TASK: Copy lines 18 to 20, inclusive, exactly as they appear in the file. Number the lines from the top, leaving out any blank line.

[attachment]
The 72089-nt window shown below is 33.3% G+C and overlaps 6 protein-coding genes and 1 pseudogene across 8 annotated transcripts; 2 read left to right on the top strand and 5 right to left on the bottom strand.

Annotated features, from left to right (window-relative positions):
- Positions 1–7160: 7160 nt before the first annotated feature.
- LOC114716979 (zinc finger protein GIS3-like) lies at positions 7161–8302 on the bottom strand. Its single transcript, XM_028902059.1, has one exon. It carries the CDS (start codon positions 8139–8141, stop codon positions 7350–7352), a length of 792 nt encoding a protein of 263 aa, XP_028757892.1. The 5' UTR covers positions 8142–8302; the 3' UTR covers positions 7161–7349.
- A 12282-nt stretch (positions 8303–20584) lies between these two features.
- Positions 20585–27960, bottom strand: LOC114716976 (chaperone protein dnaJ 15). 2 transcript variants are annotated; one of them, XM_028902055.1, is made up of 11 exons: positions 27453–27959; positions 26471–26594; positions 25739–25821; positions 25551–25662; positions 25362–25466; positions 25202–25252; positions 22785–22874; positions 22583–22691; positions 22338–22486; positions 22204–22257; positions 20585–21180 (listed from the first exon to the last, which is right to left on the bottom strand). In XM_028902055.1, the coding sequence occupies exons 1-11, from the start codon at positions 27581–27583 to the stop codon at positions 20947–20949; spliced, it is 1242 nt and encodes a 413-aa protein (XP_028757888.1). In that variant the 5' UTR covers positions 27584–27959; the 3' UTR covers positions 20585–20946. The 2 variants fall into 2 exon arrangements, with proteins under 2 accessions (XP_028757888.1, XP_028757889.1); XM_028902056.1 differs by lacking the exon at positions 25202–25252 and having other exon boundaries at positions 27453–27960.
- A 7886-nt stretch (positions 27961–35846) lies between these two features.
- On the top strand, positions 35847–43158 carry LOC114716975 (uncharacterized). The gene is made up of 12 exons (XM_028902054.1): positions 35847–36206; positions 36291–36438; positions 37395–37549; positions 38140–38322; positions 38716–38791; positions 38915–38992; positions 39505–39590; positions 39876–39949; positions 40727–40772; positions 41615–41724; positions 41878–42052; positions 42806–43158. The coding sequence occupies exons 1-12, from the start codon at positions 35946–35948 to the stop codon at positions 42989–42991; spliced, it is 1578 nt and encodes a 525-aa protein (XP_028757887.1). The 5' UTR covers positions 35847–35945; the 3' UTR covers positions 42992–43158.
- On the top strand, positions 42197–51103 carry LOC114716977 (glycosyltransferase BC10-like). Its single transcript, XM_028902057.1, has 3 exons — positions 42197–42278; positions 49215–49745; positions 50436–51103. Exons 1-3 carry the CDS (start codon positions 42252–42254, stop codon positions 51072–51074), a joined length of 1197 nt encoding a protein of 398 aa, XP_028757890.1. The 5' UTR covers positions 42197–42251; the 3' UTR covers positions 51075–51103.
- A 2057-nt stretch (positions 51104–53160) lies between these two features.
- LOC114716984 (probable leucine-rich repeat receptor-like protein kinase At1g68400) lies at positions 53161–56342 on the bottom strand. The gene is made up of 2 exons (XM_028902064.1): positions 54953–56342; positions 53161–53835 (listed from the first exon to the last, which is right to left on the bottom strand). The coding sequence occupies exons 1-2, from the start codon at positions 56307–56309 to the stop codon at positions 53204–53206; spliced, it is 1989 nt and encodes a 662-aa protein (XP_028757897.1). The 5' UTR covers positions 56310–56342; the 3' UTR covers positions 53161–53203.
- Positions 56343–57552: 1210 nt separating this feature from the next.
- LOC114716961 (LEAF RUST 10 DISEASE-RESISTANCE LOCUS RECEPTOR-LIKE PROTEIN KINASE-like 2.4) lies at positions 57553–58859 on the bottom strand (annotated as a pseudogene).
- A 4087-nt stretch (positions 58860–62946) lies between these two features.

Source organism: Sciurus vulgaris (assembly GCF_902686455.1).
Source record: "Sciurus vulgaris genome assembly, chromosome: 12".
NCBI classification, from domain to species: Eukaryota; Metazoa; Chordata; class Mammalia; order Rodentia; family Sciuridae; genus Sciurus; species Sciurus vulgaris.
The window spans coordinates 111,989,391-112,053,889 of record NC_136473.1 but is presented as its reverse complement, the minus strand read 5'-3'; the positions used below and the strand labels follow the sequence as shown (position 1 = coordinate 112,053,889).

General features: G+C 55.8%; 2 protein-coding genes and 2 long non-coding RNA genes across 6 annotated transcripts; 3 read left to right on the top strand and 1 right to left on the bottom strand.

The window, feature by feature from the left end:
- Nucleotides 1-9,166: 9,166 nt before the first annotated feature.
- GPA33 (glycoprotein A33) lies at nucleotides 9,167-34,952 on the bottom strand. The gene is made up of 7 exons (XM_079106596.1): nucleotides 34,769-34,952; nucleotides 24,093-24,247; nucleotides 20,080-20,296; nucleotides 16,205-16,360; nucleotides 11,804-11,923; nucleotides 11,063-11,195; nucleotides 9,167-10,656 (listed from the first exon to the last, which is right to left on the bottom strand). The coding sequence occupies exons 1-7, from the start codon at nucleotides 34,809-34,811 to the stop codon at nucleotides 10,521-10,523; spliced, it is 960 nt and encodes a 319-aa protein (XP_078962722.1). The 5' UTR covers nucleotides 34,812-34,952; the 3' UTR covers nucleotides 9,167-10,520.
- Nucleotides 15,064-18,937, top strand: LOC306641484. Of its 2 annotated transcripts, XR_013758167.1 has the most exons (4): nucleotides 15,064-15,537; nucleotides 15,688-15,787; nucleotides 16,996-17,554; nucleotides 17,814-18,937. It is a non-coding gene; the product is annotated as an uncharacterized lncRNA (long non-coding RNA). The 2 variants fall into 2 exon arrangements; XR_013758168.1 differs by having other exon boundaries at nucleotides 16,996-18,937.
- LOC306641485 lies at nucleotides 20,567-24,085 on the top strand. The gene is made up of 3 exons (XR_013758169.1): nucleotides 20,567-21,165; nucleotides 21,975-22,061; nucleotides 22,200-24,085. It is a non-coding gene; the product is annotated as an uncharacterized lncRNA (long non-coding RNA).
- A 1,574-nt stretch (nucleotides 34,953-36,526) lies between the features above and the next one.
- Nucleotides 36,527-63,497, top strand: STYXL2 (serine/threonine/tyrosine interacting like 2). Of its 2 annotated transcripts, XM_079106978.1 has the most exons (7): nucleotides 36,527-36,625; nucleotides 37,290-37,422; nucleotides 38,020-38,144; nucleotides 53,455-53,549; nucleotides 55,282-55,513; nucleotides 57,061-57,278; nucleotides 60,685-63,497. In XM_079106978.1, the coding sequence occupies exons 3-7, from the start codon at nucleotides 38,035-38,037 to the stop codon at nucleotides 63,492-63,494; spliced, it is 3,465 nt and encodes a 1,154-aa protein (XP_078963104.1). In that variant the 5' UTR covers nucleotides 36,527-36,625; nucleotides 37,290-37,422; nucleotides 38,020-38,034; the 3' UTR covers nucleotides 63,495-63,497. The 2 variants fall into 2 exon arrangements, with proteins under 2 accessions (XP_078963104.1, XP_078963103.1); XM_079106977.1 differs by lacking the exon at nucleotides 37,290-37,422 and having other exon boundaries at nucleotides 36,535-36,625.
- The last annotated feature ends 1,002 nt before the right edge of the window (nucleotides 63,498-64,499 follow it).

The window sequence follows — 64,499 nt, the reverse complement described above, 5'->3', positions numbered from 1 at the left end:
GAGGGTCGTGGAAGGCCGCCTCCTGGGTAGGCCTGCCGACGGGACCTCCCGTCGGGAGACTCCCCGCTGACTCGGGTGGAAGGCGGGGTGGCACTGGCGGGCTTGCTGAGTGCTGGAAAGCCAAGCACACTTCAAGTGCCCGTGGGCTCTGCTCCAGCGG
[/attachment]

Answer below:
The window spans coordinates 111,989,391-112,053,889 of record NC_136473.1 but is presented as its reverse complement, the minus strand read 5'-3'; the positions used below and the strand labels follow the sequence as shown (position 1 = coordinate 112,053,889).

General features: G+C 55.8%; 2 protein-coding genes and 2 long non-coding RNA genes across 6 annotated transcripts; 3 read left to right on the top strand and 1 right to left on the bottom strand.

The window, feature by feature from the left end: